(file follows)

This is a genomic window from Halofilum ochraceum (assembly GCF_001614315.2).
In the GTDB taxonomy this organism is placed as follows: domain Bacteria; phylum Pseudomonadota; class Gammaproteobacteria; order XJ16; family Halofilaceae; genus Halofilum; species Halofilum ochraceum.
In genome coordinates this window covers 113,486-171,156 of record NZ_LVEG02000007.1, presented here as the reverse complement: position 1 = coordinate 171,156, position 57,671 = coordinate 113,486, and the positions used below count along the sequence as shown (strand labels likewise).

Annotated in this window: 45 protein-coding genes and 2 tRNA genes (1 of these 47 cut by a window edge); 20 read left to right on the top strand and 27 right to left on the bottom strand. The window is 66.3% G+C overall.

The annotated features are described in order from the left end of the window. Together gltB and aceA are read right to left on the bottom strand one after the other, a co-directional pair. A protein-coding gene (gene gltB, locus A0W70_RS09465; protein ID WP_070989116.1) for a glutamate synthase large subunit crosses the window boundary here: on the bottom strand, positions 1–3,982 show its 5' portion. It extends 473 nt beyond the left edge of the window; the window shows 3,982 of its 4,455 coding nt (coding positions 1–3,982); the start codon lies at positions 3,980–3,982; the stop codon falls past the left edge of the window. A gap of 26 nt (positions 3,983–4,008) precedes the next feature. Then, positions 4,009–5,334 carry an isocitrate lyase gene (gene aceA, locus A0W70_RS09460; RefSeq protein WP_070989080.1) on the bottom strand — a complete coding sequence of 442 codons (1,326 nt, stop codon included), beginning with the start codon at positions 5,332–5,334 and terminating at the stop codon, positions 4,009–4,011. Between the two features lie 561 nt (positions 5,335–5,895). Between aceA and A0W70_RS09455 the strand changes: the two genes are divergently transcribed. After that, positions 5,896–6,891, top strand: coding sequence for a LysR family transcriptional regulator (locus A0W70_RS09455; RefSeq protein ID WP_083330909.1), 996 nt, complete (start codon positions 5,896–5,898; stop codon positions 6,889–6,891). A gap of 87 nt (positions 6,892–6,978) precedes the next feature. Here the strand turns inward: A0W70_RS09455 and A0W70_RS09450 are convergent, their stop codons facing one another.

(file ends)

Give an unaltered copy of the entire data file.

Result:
This is a genomic window from Halofilum ochraceum (assembly GCF_001614315.2).
In the GTDB taxonomy this organism is placed as follows: domain Bacteria; phylum Pseudomonadota; class Gammaproteobacteria; order XJ16; family Halofilaceae; genus Halofilum; species Halofilum ochraceum.
In genome coordinates this window covers 113,486-171,156 of record NZ_LVEG02000007.1, presented here as the reverse complement: position 1 = coordinate 171,156, position 57,671 = coordinate 113,486, and the positions used below count along the sequence as shown (strand labels likewise).

Annotated in this window: 45 protein-coding genes and 2 tRNA genes (1 of these 47 cut by a window edge); 20 read left to right on the top strand and 27 right to left on the bottom strand. The window is 66.3% G+C overall.

The annotated features are described in order from the left end of the window. Together gltB and aceA are read right to left on the bottom strand one after the other, a co-directional pair. A protein-coding gene (gene gltB, locus A0W70_RS09465; protein ID WP_070989116.1) for a glutamate synthase large subunit crosses the window boundary here: on the bottom strand, positions 1–3,982 show its 5' portion. It extends 473 nt beyond the left edge of the window; the window shows 3,982 of its 4,455 coding nt (coding positions 1–3,982); the start codon lies at positions 3,980–3,982; the stop codon falls past the left edge of the window. A gap of 26 nt (positions 3,983–4,008) precedes the next feature. Then, positions 4,009–5,334 carry an isocitrate lyase gene (gene aceA, locus A0W70_RS09460; RefSeq protein WP_070989080.1) on the bottom strand — a complete coding sequence of 442 codons (1,326 nt, stop codon included), beginning with the start codon at positions 5,332–5,334 and terminating at the stop codon, positions 4,009–4,011. Between the two features lie 561 nt (positions 5,335–5,895). Between aceA and A0W70_RS09455 the strand changes: the two genes are divergently transcribed. After that, positions 5,896–6,891, top strand: coding sequence for a LysR family transcriptional regulator (locus A0W70_RS09455; RefSeq protein ID WP_083330909.1), 996 nt, complete (start codon positions 5,896–5,898; stop codon positions 6,889–6,891). A gap of 87 nt (positions 6,892–6,978) precedes the next feature. Here the strand turns inward: A0W70_RS09455 and A0W70_RS09450 are convergent, their stop codons facing one another.